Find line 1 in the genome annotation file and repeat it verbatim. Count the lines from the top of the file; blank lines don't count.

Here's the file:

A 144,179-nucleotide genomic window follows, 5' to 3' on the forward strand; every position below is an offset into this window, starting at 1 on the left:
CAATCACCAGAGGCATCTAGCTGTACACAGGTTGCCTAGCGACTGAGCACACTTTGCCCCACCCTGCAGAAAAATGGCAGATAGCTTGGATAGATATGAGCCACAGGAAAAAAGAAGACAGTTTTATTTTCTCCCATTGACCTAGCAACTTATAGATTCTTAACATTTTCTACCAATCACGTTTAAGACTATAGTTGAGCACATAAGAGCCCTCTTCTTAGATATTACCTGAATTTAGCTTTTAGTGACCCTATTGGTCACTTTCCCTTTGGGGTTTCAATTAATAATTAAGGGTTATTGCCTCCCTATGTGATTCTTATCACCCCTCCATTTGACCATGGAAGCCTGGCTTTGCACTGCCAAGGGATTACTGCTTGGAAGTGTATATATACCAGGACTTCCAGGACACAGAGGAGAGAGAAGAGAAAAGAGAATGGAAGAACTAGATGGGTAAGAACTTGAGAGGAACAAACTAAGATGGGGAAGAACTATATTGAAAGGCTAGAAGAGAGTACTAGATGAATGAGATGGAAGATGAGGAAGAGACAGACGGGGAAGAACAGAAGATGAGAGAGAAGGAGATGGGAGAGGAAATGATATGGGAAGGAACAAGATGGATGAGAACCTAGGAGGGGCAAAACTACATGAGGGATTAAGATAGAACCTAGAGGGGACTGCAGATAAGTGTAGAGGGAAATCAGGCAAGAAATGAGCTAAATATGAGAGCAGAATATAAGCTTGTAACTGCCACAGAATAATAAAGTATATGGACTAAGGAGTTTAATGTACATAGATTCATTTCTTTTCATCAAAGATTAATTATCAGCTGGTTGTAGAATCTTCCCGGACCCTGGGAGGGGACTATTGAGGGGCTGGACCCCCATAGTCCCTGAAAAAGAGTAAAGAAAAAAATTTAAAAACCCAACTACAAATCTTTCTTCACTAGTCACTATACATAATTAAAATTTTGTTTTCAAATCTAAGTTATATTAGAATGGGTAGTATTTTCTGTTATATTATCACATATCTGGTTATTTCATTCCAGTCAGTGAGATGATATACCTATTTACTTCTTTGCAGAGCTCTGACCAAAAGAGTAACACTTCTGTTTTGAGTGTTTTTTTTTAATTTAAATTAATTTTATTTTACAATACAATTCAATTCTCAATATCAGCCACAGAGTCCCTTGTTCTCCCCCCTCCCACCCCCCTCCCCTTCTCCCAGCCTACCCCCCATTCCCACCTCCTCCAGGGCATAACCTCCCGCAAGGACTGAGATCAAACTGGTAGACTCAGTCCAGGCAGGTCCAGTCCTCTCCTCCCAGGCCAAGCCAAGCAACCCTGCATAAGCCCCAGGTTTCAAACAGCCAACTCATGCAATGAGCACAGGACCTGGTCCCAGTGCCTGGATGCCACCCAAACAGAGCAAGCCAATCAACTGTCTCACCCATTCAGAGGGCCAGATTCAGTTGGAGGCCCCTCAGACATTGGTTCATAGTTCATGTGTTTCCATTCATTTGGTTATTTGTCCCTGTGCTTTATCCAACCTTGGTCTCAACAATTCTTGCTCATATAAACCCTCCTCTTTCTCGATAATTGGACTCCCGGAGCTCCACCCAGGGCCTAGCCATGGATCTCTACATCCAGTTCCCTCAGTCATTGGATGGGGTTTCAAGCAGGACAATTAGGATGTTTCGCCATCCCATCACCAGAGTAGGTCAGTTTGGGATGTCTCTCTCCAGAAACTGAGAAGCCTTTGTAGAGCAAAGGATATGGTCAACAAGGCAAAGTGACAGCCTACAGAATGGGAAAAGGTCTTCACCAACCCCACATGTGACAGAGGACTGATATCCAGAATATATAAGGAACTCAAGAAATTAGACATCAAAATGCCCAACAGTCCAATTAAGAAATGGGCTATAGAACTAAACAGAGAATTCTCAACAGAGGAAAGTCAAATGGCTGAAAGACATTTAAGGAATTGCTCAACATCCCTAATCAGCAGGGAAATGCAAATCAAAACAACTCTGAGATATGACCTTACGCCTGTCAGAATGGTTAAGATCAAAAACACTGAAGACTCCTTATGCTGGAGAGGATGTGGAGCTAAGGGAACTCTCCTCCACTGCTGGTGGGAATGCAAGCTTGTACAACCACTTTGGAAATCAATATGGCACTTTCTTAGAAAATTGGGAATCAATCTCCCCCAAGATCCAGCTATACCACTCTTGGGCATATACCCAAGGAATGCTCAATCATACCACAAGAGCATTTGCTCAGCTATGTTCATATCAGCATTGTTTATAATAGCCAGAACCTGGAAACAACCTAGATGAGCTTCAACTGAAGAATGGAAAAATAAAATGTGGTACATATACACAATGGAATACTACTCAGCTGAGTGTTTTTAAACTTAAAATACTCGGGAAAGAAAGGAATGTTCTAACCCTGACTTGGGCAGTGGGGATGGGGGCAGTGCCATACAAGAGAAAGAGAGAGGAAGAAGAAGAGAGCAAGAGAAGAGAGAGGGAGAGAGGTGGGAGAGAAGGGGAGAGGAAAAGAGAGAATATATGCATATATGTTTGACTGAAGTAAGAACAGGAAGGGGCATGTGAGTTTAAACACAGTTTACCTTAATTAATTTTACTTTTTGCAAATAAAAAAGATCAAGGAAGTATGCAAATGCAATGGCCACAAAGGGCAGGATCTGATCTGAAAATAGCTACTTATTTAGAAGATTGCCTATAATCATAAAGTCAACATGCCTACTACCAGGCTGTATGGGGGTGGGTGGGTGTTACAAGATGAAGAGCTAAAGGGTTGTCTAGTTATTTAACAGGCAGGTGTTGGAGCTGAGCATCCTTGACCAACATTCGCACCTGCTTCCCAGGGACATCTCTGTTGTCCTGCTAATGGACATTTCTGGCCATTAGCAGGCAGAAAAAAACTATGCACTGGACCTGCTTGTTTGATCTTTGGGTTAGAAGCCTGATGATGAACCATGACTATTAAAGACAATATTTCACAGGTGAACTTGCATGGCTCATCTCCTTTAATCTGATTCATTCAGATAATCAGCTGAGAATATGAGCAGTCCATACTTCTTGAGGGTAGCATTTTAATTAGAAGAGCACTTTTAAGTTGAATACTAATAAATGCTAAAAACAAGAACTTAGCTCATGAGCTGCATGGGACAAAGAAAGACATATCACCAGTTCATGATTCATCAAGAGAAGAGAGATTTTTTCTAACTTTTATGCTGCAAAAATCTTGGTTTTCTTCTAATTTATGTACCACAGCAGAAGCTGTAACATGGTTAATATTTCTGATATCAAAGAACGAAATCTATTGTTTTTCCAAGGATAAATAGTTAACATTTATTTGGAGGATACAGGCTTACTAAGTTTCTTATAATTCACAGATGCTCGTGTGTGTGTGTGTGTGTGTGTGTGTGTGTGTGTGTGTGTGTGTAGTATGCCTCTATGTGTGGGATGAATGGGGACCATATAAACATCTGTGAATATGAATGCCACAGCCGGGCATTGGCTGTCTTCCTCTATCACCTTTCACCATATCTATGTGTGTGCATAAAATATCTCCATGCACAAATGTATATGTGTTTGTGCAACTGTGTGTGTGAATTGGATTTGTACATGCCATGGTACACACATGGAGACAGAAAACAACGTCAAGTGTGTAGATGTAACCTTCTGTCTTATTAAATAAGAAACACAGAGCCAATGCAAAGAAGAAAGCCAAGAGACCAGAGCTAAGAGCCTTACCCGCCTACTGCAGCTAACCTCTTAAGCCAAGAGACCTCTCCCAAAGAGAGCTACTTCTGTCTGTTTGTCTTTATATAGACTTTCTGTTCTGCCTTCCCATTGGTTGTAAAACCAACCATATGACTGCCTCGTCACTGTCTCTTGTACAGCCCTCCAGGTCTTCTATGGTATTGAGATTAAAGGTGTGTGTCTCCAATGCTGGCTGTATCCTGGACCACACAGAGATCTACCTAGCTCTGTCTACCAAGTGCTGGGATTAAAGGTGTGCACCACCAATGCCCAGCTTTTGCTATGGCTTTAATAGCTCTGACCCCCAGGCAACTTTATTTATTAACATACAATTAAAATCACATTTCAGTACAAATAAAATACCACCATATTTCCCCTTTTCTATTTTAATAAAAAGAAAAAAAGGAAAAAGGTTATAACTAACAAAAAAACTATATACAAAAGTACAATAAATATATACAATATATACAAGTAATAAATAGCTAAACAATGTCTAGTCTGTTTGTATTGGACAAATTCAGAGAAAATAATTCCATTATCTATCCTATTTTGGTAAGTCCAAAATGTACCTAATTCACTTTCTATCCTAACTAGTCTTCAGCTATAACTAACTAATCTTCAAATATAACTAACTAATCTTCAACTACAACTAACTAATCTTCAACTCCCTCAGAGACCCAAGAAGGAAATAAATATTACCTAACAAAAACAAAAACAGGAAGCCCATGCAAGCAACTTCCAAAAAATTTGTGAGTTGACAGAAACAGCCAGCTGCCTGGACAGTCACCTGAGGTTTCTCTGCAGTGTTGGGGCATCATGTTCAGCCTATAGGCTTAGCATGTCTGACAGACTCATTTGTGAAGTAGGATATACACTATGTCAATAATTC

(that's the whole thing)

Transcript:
A 144,179-nucleotide genomic window follows, 5' to 3' on the forward strand; every position below is an offset into this window, starting at 1 on the left: